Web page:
Although the comparison with, for example, a doctor-patient relationship touches a little on the inequality in the relationship and we are glad that sexual or other abuse is condemned in the text, this piece does not do justice to the depth of the teacher-disciple relationship and thus to the great consequences of abuse in that specific setting.
Perhaps the comparison applies to the many self-appointed teachers, or people who are appointed teachers after payment and a fixed course, but if you have ever been in contact with a meditation teacher who teaches from self-acquired deep concentration and wisdom then you know how intimate sharing your own mind can feel, how powerful and deep such a mental connection is. This goes far beyond the contact with a benevolent professional. And because of that great depth you are very vulnerable.
Precisely for this reason any form of abuse by Buddhist teachers is completely unacceptable and of a completely different order of mangitude than when a professional violates a code of conduct.
Abuse or other misconduct by a meditation teacher can damage the student to the core of his or her being. Not only in the short term, but also in the very long term, the consequences for the student can be disastrous.
That’s why misbehaviour is so grave if conducted by a Buddhist meditation teacher.
Such behavior should always have serious consequences for the abusing teacher.
And it is of the utmost importance to make every effort to make sure that this cannot happen.
Of course, deep concentration is ultimately the best foundation for a pure and clean mind, and the deep insight into the unsatisfactoriness of desire destroys any tendency to misbehavior. But as a student, you cannot look upward, that is to say, you cannot judge the mind of your teacher who is further along the Buddhist path of practice.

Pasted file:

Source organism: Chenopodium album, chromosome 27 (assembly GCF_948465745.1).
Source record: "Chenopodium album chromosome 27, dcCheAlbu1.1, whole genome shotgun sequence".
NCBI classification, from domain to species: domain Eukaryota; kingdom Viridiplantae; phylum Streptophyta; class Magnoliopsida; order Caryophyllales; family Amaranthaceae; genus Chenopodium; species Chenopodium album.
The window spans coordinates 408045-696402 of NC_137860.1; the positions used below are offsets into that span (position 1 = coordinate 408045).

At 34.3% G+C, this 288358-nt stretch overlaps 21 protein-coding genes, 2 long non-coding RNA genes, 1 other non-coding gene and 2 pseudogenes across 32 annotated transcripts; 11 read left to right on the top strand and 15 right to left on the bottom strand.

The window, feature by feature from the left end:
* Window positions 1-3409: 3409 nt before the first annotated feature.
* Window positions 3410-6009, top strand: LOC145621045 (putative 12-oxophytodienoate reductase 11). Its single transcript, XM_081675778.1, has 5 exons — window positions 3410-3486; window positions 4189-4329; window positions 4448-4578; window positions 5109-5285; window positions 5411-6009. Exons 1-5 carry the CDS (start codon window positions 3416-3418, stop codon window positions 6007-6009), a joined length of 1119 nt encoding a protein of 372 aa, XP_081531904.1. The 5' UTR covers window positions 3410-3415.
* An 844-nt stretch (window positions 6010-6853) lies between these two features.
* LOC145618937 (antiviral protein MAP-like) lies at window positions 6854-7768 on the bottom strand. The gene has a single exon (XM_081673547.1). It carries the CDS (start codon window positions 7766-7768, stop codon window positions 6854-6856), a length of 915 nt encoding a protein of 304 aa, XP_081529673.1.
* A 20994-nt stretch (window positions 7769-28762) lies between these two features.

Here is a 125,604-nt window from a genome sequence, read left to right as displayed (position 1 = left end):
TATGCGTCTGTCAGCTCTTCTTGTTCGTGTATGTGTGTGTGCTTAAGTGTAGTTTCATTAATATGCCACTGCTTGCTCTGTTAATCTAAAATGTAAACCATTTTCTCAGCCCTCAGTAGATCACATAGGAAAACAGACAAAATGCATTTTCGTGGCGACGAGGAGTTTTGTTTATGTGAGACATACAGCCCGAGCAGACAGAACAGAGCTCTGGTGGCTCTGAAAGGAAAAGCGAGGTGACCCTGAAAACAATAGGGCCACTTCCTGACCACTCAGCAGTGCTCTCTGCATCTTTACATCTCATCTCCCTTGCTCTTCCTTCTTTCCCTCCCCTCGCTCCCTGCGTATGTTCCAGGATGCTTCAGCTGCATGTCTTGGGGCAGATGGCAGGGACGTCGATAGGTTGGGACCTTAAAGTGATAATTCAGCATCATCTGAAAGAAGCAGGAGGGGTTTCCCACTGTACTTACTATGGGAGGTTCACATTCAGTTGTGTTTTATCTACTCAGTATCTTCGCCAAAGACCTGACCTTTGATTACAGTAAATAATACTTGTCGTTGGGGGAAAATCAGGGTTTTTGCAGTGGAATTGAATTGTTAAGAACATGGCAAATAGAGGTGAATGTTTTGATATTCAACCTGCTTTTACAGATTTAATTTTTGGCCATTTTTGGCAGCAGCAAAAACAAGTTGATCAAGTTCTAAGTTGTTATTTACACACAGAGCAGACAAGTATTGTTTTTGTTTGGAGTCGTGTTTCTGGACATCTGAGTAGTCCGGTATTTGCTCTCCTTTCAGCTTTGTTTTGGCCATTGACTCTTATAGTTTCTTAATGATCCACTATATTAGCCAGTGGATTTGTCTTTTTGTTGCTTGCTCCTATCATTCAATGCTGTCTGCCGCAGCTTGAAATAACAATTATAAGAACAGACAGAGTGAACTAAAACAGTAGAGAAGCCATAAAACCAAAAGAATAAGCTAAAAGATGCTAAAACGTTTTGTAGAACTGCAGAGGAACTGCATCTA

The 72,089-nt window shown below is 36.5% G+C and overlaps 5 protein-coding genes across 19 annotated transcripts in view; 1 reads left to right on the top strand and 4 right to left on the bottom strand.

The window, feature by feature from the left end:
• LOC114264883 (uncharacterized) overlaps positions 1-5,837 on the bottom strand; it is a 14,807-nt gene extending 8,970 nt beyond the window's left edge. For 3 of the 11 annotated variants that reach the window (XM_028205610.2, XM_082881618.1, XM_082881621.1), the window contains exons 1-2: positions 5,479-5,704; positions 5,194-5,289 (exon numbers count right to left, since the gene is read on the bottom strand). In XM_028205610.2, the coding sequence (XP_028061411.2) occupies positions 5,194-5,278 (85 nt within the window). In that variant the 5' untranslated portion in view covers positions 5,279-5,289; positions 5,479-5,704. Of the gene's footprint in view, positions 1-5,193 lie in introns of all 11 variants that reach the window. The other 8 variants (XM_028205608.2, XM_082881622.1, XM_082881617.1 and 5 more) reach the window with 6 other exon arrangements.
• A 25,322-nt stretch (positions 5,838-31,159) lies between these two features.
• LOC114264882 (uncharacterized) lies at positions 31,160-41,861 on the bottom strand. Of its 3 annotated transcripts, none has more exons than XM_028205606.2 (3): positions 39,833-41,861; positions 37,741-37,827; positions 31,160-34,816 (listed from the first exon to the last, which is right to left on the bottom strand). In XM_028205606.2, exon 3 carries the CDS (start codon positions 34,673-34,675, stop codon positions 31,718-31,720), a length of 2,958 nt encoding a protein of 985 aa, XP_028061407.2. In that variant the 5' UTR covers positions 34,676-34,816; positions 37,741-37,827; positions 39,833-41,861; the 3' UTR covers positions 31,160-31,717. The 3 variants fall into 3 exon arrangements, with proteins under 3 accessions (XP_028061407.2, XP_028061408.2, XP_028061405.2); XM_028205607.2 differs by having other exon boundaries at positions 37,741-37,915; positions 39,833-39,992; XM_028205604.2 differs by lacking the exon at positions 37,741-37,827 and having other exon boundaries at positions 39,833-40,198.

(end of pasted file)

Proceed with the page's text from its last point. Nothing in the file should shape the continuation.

Therefore, a teacher must follow clear moral rules of conduct and this has to be visible the outside world.
Ahba, our teacher, follows the Theravāda Vinaya to the letter. For monks, the Vinaya states that the greatest effort must be made to prevent even the emergence of rumors. This means, for example, that Ahba receives people behind a glass door so that everyone outside can see what is going on. Another example is that women are never allowed to be alone with Ahba, let alone have physical contact, and even with men there is usually another monk present. There are many practical examples in his behaviour that examplify morality, even apart from Ahba’s own emphasis on stopping desire through meditation.
We are of the opinion that here in the Netherlands, at least from the BUN as an umbrella association, a clear stand must be taken against all forms of behaviour that endanger the safety of the student.
This means at least that it should be made clear that sexual contact between teacher and student has no place in Buddhism. That explicit distance must be taken from abusers. That public warning should be given about these abusers.
Never give the impression that abuse is acceptable, that it is justified, or that teachers who are guilty of it can still serve as an example.
By taking such a stand, a salutary contribution is made to the two guardians of the world, the inner moral compass (hiri) and moral fear of repercussions (ottappa), and thus to awareness of what is and what is not the path.